Introduction: Plug-in Bike Stand for Xpedo Pedals (Face Off)

0. I have a bike with Xpedo pedals, and no kickstand
1. I would rather have my bike stand while I go buy some satay, but I didn't want a stand attached permanently to the bike
2. I also have lots of aluminium tubes left over from other projects

Bike stand must be light, easily carried in a backpack next to my lock, easily attached and removed,

Step 1: Material and Measurements

I am using 16mm OD aluminium tubes. The ID can be between 10 to 12mm. You need two measurements from your pedal; the width, and depth. My Face Off pedals are about 80mm in depth and height. You will also need to measure the distance between the edge of the pedal and the ground when your bike is at a stable resting position. For my bike, it's about 10cm.

Cut and mark your tube. For my pedal/bike, the measurements are 75mm, 100mm, 80mm, 100mm and 75mm (pedal depth, distance to ground, pedal width, distance to ground, pedal depth)

You should file down any shape edges right after cutting. You don't want sharp edges later when you start bending the tube.

Step 2: Flattening the Tube

In order to bend the tube, I am flattening the pipe in certain places to accommodate the bend, and also to insert the stand into the pedal. The Xpedo pedal clearance is between 10 and 7mm. The flattened parts of my stand is 6 - 7mm.

Start by bending the middle part. You need to fatten the middle part, but extend the flattened portion about 10mm beyond the bending point. This helps you bend it easier without snapping off the tube.

Step 3: The Middle Bend

I start by clamping down the flattened portion, with the vise edge at the bend mark. This allows me to bend usually about 45 degrees before the tube snaps.

Release the stand at 45 degrees, push the tube forward by about 5mm (which is why I allowed a 10mm distance when flattening earlier), and bend further.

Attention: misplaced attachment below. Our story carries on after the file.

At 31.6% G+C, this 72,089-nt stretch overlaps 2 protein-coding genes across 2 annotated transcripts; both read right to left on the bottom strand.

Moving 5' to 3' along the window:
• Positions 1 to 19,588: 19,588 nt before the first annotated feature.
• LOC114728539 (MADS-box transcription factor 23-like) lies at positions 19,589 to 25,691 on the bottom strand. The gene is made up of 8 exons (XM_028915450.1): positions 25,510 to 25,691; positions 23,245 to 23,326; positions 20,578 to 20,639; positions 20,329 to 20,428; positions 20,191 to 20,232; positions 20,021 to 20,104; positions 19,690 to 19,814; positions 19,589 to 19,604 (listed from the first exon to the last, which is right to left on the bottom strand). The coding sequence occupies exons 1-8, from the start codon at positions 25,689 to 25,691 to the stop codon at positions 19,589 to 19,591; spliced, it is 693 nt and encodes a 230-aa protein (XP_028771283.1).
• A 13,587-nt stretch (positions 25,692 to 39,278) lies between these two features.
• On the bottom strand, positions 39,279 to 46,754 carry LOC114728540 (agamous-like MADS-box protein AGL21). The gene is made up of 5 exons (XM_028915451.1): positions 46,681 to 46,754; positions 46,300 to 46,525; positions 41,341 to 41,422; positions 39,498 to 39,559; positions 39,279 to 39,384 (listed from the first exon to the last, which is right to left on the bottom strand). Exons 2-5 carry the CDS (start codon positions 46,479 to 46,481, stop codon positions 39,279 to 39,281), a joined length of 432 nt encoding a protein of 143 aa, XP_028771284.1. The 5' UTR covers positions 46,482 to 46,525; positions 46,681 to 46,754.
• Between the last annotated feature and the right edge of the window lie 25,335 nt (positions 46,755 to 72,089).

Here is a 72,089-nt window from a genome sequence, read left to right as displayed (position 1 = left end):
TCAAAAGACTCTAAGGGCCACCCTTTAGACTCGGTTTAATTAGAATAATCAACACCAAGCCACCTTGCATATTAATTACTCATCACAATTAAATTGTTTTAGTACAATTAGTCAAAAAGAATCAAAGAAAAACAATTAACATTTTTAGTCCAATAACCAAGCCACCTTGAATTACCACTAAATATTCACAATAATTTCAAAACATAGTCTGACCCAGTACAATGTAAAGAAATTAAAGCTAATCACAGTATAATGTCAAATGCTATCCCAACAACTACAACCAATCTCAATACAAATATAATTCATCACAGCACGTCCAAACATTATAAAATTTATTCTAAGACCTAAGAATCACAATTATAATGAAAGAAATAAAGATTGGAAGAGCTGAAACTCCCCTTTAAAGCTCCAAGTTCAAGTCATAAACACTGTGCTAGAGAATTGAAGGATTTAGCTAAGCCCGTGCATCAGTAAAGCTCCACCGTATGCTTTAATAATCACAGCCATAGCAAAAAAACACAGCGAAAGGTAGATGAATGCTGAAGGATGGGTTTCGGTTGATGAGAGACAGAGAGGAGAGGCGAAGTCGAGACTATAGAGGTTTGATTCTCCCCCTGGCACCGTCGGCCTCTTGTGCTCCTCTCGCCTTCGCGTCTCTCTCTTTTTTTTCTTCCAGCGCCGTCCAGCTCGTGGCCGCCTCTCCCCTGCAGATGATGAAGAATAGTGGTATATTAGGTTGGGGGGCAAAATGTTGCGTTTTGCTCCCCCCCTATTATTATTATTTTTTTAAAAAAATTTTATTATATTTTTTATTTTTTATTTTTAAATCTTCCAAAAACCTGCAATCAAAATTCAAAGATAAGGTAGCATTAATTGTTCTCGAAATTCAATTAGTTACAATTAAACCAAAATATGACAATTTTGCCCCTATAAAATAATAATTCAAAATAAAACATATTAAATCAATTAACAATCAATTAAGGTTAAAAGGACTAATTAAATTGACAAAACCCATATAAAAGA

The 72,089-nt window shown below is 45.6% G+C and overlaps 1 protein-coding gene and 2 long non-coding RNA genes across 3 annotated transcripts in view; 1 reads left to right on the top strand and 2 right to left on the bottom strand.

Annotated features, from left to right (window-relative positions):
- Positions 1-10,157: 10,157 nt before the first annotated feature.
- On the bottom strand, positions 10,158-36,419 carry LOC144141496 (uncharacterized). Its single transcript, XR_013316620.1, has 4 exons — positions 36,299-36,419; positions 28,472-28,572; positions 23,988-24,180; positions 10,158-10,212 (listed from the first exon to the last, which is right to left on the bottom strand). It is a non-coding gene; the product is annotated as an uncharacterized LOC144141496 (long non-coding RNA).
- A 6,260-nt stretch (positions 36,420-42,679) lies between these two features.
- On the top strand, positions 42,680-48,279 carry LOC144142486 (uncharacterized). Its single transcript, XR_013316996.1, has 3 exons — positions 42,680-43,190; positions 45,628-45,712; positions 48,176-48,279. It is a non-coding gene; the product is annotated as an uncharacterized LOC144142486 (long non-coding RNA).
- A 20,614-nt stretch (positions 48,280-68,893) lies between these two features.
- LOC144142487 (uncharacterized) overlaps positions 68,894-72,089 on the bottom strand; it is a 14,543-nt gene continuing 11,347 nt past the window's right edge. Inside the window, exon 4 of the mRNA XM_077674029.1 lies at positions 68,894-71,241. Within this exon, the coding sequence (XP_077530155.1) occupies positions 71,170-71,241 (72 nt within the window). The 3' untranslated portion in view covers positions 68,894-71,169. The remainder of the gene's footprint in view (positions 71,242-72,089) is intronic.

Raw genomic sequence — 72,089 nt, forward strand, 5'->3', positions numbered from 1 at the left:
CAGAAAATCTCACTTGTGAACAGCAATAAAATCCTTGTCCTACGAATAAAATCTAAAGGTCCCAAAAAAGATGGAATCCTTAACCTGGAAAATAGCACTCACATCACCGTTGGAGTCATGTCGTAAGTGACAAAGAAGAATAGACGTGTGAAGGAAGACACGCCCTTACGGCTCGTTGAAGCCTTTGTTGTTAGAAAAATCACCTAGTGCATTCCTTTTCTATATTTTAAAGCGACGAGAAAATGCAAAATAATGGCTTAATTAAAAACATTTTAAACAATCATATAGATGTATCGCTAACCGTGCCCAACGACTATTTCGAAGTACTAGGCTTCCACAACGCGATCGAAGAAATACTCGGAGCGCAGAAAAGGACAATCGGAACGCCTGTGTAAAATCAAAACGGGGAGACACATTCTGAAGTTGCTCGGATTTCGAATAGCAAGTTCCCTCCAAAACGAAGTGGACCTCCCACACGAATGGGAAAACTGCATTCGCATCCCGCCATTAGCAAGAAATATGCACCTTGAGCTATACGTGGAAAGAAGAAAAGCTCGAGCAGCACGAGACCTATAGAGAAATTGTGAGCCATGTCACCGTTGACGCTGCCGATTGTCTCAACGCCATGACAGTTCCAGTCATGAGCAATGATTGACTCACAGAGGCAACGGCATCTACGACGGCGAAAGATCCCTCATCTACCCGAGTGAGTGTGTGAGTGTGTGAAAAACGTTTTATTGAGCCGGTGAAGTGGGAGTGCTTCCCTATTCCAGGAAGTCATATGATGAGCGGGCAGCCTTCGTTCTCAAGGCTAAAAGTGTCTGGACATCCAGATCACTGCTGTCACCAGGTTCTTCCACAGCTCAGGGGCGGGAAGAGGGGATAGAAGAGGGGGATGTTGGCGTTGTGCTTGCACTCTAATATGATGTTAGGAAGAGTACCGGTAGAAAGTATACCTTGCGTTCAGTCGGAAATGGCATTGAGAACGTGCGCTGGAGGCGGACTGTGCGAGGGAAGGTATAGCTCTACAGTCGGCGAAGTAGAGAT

Important points about bending tubes:

1. SLOWLY
2. Use body weight; lean
3. Avoid sharp edges (hence, the filing earlier)
4. Wear gloves

Step 4: Bending the Ends

These ends would be between 45 and 60 degrees. You may need to flatten these ends more to fit into the pedals easily.

Remember the 10mm allowance when flattening.

Step 5: Fit and Test

Finally, fit the stand in the pedal and test. You may need to go back to the bench vise and adjust a little to ensure the fit is correct. For fitting, there are two concerns:

1. Easily installed and removed (adjust end pieces, make sure both flat ends are aligned)
2. Bike is steady (adjust the bend angle)

Remember to do any adjustments at this stage really slowly. The flattened parts allowed bending in one axis, but limit in others.

Step 6: Using the Stand

To use the stand, insert it into the pedal, and turn the crank until it is BEHIND the vertical axis. Then just rest your bike on the stand.

For the record, this stand weighs in at under 80g, or around 2.5oz.

Comments

author
3366carlos (author)2014-11-26

awesome

author
Retro Correct (author)2012-10-03

That is a nice elegant solution. In general, how stable is it been with use?

author
juniortan (author)Retro Correct2012-10-03

Thanks for your comment! It has been holding up my bike when it is stored at home, or in the fields when we go out camping. It is surprisingly stable because the base, being "square", resists torsional** forces*. As long as you place it with the crank just a little back from the vertical, it will stay that way for a long time :-)

* it's like the _support_ (read: stand) being a box instead of a circle. The circle would have been fine, until it is moved a little.
** i am sure this can be more accurately described; i am neither a mathematician nor a good/recent student of physics :-)

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